Tuesday, August 28, 2012

Clouds

Atheist Granny suggested this post to me by posting a link to the article on my facebook timeline and saying absolutely nothing whatsoever about it. Sometimes, I can take a hint.

Behold the always beautiful, sometimes scary world of cloud formations

Altocumulus undulatus (best name ever)

Altocumulus undulatus clouds, Abruzzo National Park, Italy. This cloud formation consists of parallel bands of cumulus clouds. It occurs when a layer of altocumulus cloud is affected by wind shear. Also: Frimmbits Undulatus has a nice ring to it

Cumulonimbus

Cumulonimbus cloud over western Africa near the Senegal-Mali border. Cumulonimbus clouds rise vertically until they hit a natural barrier, known as the tropopause, and then flatten out. Cumulonimbus clouds usually herald the onset of a severe storm. In this image, which was taken from the International Space Station (ISS), several cumulonimbus towers are seen underneath the main cloud, casting a large shadow on the land below. Cumulonimbus...I love cloud names!

Lenticular, often mistaken for UFO's. This one is in Hawaii

Lenticular

Famous lenticular you've seen before

The lens-shaped clouds form at high altitude and are usually formed when moist air passes over a mountain range and is heated without any transference of heat energy as it descends. The cloud pattern depends upon the wind speed and the shape of the mountains. A constant wind may produce clouds which are stable and remain virtually stationary in the sky for long periods.

lenticular

Lightning illuminating Monument Peak in Arizona

Mammatocumulus (yes, named after mammary) 

Mammatocumulus clouds over northeast South Dakota. Mammatocumulus (or breast cloud, for realz) is a meteorological term applied to a cellular pattern of pouches hanging underneath the base of a cloud. They can produce some dramatic and unusual patterns on the sky and are also associated with severe storms. I don't know if breasts are what come to my mind here but then breasts rarely do. I'd be tempted to call these Abinomichellan Tiremanocumulus or Cartoonfistsocumulus, but that's me.

Morning Glory (photo: mike petrov)

A rare cloud formation in various parts of the earth, it occurs most predictably over Australia's Gulf Of Carpenaria on the North coast. More information here.

Cirrus

Pileus cloud, Sarychev Volcano, Russia

Pileus clouds, also called scarf or cap clouds, are small clouds that form on top of a bigger cloud. In this photo a pileus cloud (centre) has formed above a cloud of volcanic ash from the Sarychev volcano. The picture was taken by astronauts aboard the International Space Station. Note too the ring of non-cloudy air surrounding the volcano that is thought to have been caused by the eruption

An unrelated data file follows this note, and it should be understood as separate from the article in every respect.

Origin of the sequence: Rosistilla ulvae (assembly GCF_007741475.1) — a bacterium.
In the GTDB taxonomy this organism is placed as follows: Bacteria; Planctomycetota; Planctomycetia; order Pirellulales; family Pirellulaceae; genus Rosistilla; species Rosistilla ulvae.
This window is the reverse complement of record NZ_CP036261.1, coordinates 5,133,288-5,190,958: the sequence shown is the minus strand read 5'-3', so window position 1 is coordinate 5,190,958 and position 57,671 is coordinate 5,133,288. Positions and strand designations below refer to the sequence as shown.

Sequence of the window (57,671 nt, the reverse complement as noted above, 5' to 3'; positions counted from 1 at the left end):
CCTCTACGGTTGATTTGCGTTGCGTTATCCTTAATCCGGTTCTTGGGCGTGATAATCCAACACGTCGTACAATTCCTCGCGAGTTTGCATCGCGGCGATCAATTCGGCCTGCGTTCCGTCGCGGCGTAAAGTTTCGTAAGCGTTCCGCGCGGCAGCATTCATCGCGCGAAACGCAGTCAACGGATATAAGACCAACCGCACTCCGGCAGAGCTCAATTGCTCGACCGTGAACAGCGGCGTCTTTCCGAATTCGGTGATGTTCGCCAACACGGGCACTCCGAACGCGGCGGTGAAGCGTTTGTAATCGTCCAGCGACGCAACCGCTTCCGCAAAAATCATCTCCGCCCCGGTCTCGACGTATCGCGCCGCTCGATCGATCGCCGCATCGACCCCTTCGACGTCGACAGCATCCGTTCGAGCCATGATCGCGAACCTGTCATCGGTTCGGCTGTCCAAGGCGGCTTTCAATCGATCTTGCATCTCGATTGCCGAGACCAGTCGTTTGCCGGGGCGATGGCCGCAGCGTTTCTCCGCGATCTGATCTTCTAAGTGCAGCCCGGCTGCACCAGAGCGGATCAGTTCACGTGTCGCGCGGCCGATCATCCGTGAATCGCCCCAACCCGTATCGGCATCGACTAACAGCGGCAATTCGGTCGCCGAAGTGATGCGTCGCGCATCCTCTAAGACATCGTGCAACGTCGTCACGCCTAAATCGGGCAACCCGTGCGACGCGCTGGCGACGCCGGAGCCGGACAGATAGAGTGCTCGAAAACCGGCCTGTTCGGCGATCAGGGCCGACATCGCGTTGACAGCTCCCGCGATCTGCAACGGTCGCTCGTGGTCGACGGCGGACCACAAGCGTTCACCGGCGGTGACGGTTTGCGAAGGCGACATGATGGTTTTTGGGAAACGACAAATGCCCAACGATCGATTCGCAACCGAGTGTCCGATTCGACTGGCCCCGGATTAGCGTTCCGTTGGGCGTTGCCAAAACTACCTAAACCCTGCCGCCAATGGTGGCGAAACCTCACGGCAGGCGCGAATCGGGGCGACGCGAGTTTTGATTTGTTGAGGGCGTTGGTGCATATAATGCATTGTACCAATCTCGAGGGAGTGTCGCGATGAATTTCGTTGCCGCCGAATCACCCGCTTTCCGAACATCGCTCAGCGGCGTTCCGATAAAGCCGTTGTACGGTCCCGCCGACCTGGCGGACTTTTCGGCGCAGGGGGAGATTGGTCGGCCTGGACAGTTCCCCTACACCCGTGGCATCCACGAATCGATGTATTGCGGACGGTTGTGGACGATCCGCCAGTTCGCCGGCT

rainbow spiral or noctilucent cloud

Totally cool Noctilucent clouds are crystals of ice hanging around 80 kilometres high in the atmosphere that catch the light of the sun long after it has set on the horizon. Natural nacreous clouds occur at altitudes of 20-25 kilometres. The cloud in this image was formed from the exhaust of a missile launched from a distant firing range.

Shelf cloud, Minessota

Shelf cloud, Minnesota, USA. When seen from the ground shelf clouds appear as low, wedge-shaped clouds and are usually associated with severe thunderstorms. Ominous and looming much like the Lad when he's hovering around the stove waiting for dinner to be done.

Steam ring, Mount Etna, Italy

Steam rings are produced pretty much the same way smoke rings are made.

Vapour trail illuminated by sunset over South Wales

Sunlit contrail over South Wales. This image shows a vapour trail left by an aircraft lit by the sun below - so that it appears to be a fiery meteor.

super cell

Lightning strikes the ground from a supercell thunderstorm. Supercell thunderstorms rotate with immense energy, causing a strong updraft and severe weather, including tornadoes, hail, heavy rain, lightning and heavy winds.

Super cell, Nebraska

Von Karman cloud vortices caused by Alexander Selkirk Island

Von Karman cloud vortices above Alexander Selkirk Island, Chile. These clouds look like they have had a hole punched through them. In fact they are naturally occurring vortices crafted by wind patterns on the clouds. In this image these cloud vortices (swirls down left) have been caused by the peak of Alexander Selkirk Island (bottom left) disrupting wind-blown clouds.

5 comments:

Meissa TwentyOneTwelve said...

Noctilucent clouds are super cool. we saw some last year on our way to the Gorge, once we were entering the wind farms areas in Eastern WA, in the evening. Didn't know what they were until we came back and looked them up.

Angie said...

I've seen a shelf cloud before and they are pretty awe-inspiring. Fear inducing and awe-inspiring.

Frimmy said...

That noctilucent cloud was amazing in form. I hope I get to see one some day.

I guess we had a shelf cloud here a few weeks ago. The day we got all that hail and I posted pics of the windshield with the baseball sized hail damage. I didn't see the cloud because it was too far away.

Tonya said...

It makes me so happy to see this. You have no idea how many times a day I see something and think of you, but I don't want to bombard you with Facebook links.

Frimmy said...

Feel free to bombard my page with links!